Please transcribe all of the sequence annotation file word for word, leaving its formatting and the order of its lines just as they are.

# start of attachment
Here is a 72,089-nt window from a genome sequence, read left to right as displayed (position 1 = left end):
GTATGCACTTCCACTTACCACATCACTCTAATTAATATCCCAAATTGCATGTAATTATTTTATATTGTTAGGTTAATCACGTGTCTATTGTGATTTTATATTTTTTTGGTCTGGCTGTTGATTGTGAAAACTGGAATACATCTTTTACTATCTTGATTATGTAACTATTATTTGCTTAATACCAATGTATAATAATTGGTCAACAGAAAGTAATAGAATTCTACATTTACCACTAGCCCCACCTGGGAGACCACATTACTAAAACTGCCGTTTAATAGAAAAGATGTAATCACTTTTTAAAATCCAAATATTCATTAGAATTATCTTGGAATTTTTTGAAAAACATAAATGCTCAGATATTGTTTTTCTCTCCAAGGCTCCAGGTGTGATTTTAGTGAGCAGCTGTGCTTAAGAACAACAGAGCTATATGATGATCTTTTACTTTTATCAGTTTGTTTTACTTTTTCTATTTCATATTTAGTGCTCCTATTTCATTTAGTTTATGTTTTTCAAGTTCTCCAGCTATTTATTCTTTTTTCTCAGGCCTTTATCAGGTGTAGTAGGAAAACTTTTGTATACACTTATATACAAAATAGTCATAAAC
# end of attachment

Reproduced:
Here is a 72,089-nt window from a genome sequence, read left to right as displayed (position 1 = left end):
GTATGCACTTCCACTTACCACATCACTCTAATTAATATCCCAAATTGCATGTAATTATTTTATATTGTTAGGTTAATCACGTGTCTATTGTGATTTTATATTTTTTTGGTCTGGCTGTTGATTGTGAAAACTGGAATACATCTTTTACTATCTTGATTATGTAACTATTATTTGCTTAATACCAATGTATAATAATTGGTCAACAGAAAGTAATAGAATTCTACATTTACCACTAGCCCCACCTGGGAGACCACATTACTAAAACTGCCGTTTAATAGAAAAGATGTAATCACTTTTTAAAATCCAAATATTCATTAGAATTATCTTGGAATTTTTTGAAAAACATAAATGCTCAGATATTGTTTTTCTCTCCAAGGCTCCAGGTGTGATTTTAGTGAGCAGCTGTGCTTAAGAACAACAGAGCTATATGATGATCTTTTACTTTTATCAGTTTGTTTTACTTTTTCTATTTCATATTTAGTGCTCCTATTTCATTTAGTTTATGTTTTTCAAGTTCTCCAGCTATTTATTCTTTTTTCTCAGGCCTTTATCAGGTGTAGTAGGAAAACTTTTGTATACACTTATATACAAAATAGTCATAAAC